You're Ready to Find a Home—Now What?

Here are some tips to help you locate the appropriate neighborhood, as well as a new home.

OK, you have the prequalification and preapproval process behind you (whew!). Now is the time to start doing your homework and taking some field trips. The best advice I can give any buyer is do the research.

If you are changing cities, start reading the local news and classified ads to get a feel for different neighborhoods. However, using the Internet to find a home, a Realtor, a neighborhood and community resources is probably the fastest and easiest way to research your new town.

For local moves, you have the advantage of driving around neighborhoods that interest you and seeing which homes are for sale. Particularly on weekends, you will see "Open House" postings. Do not hesitate to visit open houses; this is an excellent way to get familiar with the market.

Your Wish List

Making sure you end up with the right home involves figuring out what features you need, want and do not want in a home. Before starting your search, make a "wish list" to decide which features are essential, which are nice "extras," if you happen to find them, as well as those that are completely undesirable. The more specific you can be in what you want, the more effective your home search will be. Keep in mind that in the end, every home purchase is a compromise. Create your own, personalized wish list, and when you are finished, share it with your Realtor.

Try These Tips

Make a list of activities. List movie theaters, health clubs, churches and stores, etc., that you visit regularly. See how far you would have to travel from each neighborhood you are considering to engage in your most common activities.

Check out the school district. This is especially important if you have children, but it also can affect resale value. If you have school-age children, visit schools in the neighborhoods you are considering.

Find out if the neighborhood is safe. Ask the police department for neighborhood crime statistics. Consider not only the number of crimes but also the type, such as burglaries or armed robberies, and the trend of increasing or decreasing crime.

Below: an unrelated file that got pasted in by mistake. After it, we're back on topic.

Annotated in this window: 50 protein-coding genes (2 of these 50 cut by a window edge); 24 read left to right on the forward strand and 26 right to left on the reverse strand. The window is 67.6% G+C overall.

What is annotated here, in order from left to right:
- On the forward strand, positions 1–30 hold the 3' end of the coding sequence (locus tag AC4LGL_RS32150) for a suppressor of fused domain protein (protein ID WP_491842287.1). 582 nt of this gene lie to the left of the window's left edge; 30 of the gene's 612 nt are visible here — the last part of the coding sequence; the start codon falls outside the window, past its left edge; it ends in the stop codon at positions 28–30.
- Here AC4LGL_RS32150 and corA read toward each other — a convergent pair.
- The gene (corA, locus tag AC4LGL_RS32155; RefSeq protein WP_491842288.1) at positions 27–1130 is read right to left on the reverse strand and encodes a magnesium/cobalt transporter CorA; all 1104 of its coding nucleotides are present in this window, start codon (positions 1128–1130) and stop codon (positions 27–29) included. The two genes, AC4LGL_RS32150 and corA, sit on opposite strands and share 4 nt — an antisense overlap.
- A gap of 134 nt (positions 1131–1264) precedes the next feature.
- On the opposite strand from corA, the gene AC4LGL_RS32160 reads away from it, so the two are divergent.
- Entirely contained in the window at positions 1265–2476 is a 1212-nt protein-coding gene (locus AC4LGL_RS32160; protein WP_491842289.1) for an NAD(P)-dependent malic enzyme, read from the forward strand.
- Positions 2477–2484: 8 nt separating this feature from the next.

Determine if the neighborhood is economically stable. Check with the city's economic development office to see if income and property values in the neighborhood are stable or rising. What is the percentage of homes to apartments? Apartments do not necessarily diminish value but do mean a more transient population. Do you see vacant businesses or homes that have been for sale for months?

See if you will make money. Ask your Realtor to supply information about price appreciation in the neighborhood. Although past performance is no guarantee of future results, this information may give you a sense of how good of an investment your home will be. Your Realtor also may be able to tell you about planned developments or other changes in the neighborhood such as a new school or highway—that might affect value.

Make personal observations. Once you have narrowed your focus to two or three neighborhoods, go there and walk around the area. Are homes tidy and well maintained? Are streets quiet? How does it feel? Pick a warm day if you can, and chat with people working or playing outside.

Buying a home can be one of life's most exciting experiences and one of the most challenging. The more prepared you are, the less overwhelming the buying process will be.

karlbills April 11, 2011 at 06:41 AM
I first worked with "Mortgage Refinance 123" more than a year and recently I refinanced my loan, again with 123. Both times I scoured the field for other options, and I found no-one better than 123. The process was very professional and straight forward; all estimates were in writing.


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